WATCH: BREAKOUT PLAYER – DEVIN BOOKER
10. Aaron Gordon — SF, Orlando Magic
After struggling to find minutes as the No. 4 overall pick, Gordon took major statistical leaps in his second season. Gordon’s biggest ringing endorsement came when Orlando traded away Tobias Harris, essentially handing the keys to the SF spot to Gordon for the foreseeable future. This will be his first time beginning the season knowing that he’ll be a key part of Orlando’s potential success. Look for Gordon to improve each of these numbers from ’15-’16 — 23.9 minutes, 9.2 points, 6.5 rebounds, 1.6 assists.
9. Terry Rozier — PG, Boston Celtics
Rozier is one of the most valuable prospects within league front offices that nobody’s talking about. After averaging just 8.0 minutes and 1.8 points as a rookie, and occasionally contributing off the bench, Rozier figures to play 20+ minutes and score in double digits — as he did in five preseason contests. Rozier improved multiple areas of his game, but most notably adjusted to the NBA 3-point line where he shot 9-of-15 in preseason. With Marcus Smart’s (ankle) status uncertain to begin the season, Rozier will be the first guard off the bench for a deep Celtics team. Look for him to capitalize.
8. Clint Capela — C, Houston Rockets
Dwight Howard out, Clint Capela in. One thing was clear last season, Houston was better with Capela on the floor, whether he was starting alongside Dwight, starting for an injured Dwight or coming off the bench. In games Capela played less than 15 minutes last season Houston went 7-17. However, when he was on the floor for 20+ minutes the Rockets went 20-11 (per The Dream Shake blog). Capela will be competing for minutes/starts with Nene, but the key will be improving up his 19.1 minutes per game last season (in which he averaged 7.0 points, 6.4 rebounds and 1.2 blocks). All signs point to Capela playing 30 minutes a game this season. Combine that with his natural progression and a fast-paced Rockets team, and he should be in for a big jump statistically.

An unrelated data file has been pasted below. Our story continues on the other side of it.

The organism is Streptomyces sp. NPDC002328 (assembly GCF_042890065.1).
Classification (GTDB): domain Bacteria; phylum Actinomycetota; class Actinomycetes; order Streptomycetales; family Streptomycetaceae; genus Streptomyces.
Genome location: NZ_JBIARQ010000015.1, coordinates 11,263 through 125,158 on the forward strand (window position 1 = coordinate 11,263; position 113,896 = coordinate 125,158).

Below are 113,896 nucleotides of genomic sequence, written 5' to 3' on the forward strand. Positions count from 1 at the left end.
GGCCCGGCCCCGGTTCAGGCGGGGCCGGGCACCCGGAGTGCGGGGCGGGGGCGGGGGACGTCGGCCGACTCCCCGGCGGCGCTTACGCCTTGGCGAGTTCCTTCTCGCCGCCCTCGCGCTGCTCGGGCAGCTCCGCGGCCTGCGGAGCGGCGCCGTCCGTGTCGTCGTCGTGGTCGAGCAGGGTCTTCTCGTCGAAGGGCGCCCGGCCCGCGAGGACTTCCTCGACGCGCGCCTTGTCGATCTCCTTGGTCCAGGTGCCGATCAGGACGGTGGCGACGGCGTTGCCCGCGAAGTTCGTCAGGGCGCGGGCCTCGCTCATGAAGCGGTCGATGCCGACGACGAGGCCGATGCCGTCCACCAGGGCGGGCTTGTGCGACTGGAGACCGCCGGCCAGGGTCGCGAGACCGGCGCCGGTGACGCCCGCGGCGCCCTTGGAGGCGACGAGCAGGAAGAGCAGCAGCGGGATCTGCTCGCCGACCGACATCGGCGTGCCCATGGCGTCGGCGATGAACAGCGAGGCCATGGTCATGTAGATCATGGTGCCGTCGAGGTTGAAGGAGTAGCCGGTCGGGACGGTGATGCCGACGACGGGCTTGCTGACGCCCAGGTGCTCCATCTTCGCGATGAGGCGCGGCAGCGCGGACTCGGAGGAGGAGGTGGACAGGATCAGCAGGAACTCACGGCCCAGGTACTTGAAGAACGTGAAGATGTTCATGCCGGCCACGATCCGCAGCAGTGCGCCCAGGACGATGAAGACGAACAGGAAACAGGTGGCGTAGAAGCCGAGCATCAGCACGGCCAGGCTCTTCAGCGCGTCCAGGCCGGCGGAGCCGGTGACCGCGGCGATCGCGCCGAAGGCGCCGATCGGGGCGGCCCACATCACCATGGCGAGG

7. Dennis Schroder — PG, Atlanta Hawks
Jeff Teague out, Dennis Schroder in. More simple math here. Schroder flashed at times playing alongside/behind Teague, but with Teague’s departure to Indy, the starting job is now Schroder’s alone. Despite a slight slip in shooting percentage last season, Schroder took another jump statistically in just about 20 minutes per contest — 11.0 points, 4.4 assists, 2.6 rebounds. Teague played roughly 30 minutes per game as the starter over the last three seasons while “The German Rondo” was backing him up. Schroder projects to jump to at least 30 minutes, and potentially more without a young, talented reserve breathing down his neck like Teague had. Expect the rest of his numbers to rise accordingly.
6. Harrison Barnes — SF, Dallas Mavericks
Just as Capela and Schroder are absorbing larger roles by inheriting starting jobs, Barnes leaving the Warriors is going to propel him into a much larger opportunity. No more hiding behind Steph, Klay and Dray as a spot up shooter, Barnes could realistically be Dallas’ second option behind an aging Dirk. HB had a brutal preseason, and frankly I’m not a huge fan of the player, but the talent is there (he was the nation’s top prospect when he committed to UNC) and now finally the opportunity is there for him. After maxing out at 11.7 PPG in the Bay, let’s see how he handles a featured role. (It’s also worth keeping an eye on Seth Curry in Dallas — led the team in PPG this preseason and it going to get a shot on a decent team).